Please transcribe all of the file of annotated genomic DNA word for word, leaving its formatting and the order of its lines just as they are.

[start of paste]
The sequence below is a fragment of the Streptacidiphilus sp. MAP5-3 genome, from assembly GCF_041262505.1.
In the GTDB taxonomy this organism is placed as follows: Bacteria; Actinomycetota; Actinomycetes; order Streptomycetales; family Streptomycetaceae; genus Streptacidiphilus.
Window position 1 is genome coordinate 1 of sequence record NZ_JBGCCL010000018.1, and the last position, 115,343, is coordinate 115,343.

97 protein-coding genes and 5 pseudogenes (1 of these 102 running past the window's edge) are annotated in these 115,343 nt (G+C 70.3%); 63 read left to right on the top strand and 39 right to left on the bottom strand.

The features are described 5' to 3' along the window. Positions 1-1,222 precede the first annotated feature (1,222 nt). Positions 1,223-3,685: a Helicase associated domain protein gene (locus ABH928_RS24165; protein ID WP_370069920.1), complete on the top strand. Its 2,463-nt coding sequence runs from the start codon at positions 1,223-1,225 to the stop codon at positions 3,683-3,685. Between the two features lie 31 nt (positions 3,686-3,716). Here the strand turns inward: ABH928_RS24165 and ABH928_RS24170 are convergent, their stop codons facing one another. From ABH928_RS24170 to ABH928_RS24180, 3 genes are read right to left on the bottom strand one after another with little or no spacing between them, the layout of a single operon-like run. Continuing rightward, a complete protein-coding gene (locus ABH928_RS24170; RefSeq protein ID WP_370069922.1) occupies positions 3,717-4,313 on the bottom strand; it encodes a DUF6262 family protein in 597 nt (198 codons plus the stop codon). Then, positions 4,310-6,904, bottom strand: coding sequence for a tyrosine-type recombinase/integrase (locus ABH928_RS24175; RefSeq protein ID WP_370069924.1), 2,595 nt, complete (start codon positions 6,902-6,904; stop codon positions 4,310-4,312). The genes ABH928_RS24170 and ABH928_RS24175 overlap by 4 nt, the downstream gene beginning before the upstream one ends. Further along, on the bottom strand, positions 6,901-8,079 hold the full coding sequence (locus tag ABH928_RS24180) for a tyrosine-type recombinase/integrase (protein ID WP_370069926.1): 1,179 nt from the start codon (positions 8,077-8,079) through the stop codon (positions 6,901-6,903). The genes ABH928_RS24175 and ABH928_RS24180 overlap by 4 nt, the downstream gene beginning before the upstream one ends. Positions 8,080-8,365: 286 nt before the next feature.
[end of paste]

The sequence below is a fragment of the Streptacidiphilus sp. MAP5-3 genome, from assembly GCF_041262505.1.
In the GTDB taxonomy this organism is placed as follows: Bacteria; Actinomycetota; Actinomycetes; order Streptomycetales; family Streptomycetaceae; genus Streptacidiphilus.
Window position 1 is genome coordinate 1 of sequence record NZ_JBGCCL010000018.1, and the last position, 115,343, is coordinate 115,343.

97 protein-coding genes and 5 pseudogenes (1 of these 102 running past the window's edge) are annotated in these 115,343 nt (G+C 70.3%); 63 read left to right on the top strand and 39 right to left on the bottom strand.

The features are described 5' to 3' along the window. Positions 1-1,222 precede the first annotated feature (1,222 nt). Positions 1,223-3,685: a Helicase associated domain protein gene (locus ABH928_RS24165; protein ID WP_370069920.1), complete on the top strand. Its 2,463-nt coding sequence runs from the start codon at positions 1,223-1,225 to the stop codon at positions 3,683-3,685. Between the two features lie 31 nt (positions 3,686-3,716). Here the strand turns inward: ABH928_RS24165 and ABH928_RS24170 are convergent, their stop codons facing one another. From ABH928_RS24170 to ABH928_RS24180, 3 genes are read right to left on the bottom strand one after another with little or no spacing between them, the layout of a single operon-like run. Continuing rightward, a complete protein-coding gene (locus ABH928_RS24170; RefSeq protein ID WP_370069922.1) occupies positions 3,717-4,313 on the bottom strand; it encodes a DUF6262 family protein in 597 nt (198 codons plus the stop codon). Then, positions 4,310-6,904, bottom strand: coding sequence for a tyrosine-type recombinase/integrase (locus ABH928_RS24175; RefSeq protein ID WP_370069924.1), 2,595 nt, complete (start codon positions 6,902-6,904; stop codon positions 4,310-4,312). The genes ABH928_RS24170 and ABH928_RS24175 overlap by 4 nt, the downstream gene beginning before the upstream one ends. Further along, on the bottom strand, positions 6,901-8,079 hold the full coding sequence (locus tag ABH928_RS24180) for a tyrosine-type recombinase/integrase (protein ID WP_370069926.1): 1,179 nt from the start codon (positions 8,077-8,079) through the stop codon (positions 6,901-6,903). The genes ABH928_RS24175 and ABH928_RS24180 overlap by 4 nt, the downstream gene beginning before the upstream one ends. Positions 8,080-8,365: 286 nt before the next feature.